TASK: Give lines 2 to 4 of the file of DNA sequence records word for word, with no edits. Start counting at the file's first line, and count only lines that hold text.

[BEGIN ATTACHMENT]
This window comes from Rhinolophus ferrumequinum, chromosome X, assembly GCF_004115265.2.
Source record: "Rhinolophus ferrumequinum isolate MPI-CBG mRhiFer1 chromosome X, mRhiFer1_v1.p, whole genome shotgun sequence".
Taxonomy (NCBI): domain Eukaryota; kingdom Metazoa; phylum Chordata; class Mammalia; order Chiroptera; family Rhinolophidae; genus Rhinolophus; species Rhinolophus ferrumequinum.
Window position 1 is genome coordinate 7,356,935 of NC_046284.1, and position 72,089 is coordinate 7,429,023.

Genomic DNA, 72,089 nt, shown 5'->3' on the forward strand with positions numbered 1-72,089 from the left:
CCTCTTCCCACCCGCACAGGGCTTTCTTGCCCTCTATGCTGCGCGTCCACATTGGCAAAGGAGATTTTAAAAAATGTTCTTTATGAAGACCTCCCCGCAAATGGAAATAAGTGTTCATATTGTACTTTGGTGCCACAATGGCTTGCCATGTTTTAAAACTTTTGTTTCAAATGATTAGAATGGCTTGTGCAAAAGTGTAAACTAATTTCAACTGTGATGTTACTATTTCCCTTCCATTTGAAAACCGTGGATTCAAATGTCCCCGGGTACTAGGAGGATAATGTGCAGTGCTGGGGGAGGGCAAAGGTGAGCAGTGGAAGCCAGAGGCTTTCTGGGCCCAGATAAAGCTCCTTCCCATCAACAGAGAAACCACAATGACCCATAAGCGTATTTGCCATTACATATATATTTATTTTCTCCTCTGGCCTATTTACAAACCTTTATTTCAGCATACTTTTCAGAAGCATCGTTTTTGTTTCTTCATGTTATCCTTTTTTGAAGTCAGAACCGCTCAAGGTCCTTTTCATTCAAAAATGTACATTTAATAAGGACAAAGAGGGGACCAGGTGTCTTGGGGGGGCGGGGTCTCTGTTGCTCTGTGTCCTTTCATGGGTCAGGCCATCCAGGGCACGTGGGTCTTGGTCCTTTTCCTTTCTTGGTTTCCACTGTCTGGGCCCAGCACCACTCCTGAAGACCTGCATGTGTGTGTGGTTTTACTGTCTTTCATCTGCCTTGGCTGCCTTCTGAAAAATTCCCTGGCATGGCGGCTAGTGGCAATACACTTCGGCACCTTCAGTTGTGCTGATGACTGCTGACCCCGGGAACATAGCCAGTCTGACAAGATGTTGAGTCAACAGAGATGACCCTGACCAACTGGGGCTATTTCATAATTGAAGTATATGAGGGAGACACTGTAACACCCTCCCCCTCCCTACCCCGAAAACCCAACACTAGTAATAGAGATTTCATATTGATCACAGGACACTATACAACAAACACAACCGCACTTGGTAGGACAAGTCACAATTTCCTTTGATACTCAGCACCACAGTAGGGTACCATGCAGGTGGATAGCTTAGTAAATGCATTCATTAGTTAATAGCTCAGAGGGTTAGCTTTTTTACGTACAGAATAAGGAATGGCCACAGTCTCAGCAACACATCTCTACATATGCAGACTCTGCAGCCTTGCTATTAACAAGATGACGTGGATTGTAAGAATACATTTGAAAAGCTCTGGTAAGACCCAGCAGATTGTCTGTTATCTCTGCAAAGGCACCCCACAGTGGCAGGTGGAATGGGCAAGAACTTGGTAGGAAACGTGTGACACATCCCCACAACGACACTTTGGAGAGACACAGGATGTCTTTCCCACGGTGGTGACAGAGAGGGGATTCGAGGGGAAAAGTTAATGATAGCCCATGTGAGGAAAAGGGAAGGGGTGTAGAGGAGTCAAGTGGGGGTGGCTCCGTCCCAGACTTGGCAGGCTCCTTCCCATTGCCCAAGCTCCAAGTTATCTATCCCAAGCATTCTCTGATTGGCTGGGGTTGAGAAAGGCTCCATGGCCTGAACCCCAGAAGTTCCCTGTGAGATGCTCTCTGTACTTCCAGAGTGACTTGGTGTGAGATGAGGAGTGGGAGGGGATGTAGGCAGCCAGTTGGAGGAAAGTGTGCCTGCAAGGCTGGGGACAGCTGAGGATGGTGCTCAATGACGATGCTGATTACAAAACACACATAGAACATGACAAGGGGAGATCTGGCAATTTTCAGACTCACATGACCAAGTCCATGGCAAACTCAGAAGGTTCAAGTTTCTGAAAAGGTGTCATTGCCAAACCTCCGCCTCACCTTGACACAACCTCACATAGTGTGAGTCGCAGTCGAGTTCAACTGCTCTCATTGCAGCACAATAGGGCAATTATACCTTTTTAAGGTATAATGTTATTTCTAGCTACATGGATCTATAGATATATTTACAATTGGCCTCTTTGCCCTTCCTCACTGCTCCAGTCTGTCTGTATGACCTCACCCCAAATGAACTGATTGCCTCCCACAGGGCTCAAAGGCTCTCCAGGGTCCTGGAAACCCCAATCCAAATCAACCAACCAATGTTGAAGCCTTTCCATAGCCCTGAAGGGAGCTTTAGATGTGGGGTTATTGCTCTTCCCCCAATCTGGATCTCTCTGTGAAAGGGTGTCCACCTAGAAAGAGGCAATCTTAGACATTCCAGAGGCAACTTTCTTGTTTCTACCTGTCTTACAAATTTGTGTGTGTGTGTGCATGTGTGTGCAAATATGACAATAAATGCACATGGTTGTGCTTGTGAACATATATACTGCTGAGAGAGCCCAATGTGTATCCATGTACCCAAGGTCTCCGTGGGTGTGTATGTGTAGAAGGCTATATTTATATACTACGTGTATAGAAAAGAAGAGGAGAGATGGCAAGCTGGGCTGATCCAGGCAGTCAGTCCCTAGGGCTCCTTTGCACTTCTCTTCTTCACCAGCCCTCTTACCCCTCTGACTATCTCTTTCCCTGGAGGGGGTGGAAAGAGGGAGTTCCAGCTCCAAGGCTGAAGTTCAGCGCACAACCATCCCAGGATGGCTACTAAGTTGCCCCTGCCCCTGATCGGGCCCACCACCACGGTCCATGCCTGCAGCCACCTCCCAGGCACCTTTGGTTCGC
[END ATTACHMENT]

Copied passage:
Source record: "Rhinolophus ferrumequinum isolate MPI-CBG mRhiFer1 chromosome X, mRhiFer1_v1.p, whole genome shotgun sequence".
Taxonomy (NCBI): domain Eukaryota; kingdom Metazoa; phylum Chordata; class Mammalia; order Chiroptera; family Rhinolophidae; genus Rhinolophus; species Rhinolophus ferrumequinum.
Window position 1 is genome coordinate 7,356,935 of NC_046284.1, and position 72,089 is coordinate 7,429,023.